This new round of Iran sanctions, approved Wednesday by the UN Security Council, won't on its own stop Iran's nuclear program, say most analysts. But it will raise the cost Tehran pays, both diplomatic and financial, for its nuclear pursuits.
President Obama wasted no time in hailing Wednesday’s passage by the UN Security Council of a resolution targeting Iran’s nuclear program as “the toughest sanctions ever faced by the Iranian government."
While that may be true, almost no one believes that the new resolution – any more than three before it targeting Iran – will on its own stop Iran’s nuclear program.
What the resolution does, some nuclear and Iran experts say, is increase the cost Iran pays – both diplomatic and financial – for pursuing a nuclear program that much of the world community (including crucial Iranian commercial partners Russia and China) has deemed to be in violation of international requirements and a threat to international security.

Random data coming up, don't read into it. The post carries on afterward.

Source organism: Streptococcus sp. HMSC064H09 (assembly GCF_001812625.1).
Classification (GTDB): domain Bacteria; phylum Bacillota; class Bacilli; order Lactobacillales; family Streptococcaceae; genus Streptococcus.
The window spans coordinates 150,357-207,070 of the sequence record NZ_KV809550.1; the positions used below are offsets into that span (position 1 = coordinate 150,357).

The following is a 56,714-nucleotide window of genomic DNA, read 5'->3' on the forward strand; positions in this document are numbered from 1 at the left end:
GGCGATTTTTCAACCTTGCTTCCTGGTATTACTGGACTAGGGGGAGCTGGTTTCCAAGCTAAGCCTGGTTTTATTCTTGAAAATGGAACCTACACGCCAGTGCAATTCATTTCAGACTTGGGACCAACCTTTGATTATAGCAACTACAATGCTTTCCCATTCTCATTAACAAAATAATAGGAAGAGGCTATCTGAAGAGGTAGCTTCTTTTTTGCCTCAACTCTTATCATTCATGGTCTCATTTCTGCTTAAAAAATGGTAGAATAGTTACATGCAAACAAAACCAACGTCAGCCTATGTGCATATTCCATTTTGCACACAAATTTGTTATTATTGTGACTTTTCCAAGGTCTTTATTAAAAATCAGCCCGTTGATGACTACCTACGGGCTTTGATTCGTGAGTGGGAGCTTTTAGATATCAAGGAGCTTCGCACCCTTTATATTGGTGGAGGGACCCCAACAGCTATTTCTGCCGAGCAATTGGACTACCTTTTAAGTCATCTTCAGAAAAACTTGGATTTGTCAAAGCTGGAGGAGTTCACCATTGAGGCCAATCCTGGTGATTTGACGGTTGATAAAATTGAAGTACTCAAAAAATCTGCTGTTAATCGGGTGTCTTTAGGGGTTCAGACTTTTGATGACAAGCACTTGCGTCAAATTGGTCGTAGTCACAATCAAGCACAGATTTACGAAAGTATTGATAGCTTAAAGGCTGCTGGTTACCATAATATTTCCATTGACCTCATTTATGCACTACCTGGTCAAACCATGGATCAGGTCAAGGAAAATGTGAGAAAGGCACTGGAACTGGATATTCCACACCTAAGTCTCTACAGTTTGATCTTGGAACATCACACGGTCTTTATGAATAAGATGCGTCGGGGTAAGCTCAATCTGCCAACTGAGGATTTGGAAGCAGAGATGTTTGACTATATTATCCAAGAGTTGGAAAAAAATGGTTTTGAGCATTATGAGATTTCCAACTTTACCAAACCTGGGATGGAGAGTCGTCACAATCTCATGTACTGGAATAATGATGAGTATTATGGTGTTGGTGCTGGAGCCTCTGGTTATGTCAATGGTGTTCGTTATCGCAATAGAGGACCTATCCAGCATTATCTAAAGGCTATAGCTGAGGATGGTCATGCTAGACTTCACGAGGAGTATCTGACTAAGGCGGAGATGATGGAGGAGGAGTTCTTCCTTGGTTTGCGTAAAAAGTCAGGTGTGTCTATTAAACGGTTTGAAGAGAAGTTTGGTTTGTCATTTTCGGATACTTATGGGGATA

And that, in turn, may eventually affect the path Iran takes with its nuclear ambitions.
“Is this going to change Iran’s behavior? In the short term, no,” says Daryl Kimball, executive director of the Arms Control Association in Washington. “But what the resolution has the potential to do, especially given the Russian and Chinese votes [in favor], is change the calculations in Tehran over the value of pursuing their nuclear program in the manner they’ve chosen,” he adds. “To start with, it’s going to become more difficult [for Iran] to get the parts and materials it needs to continue advancing.”
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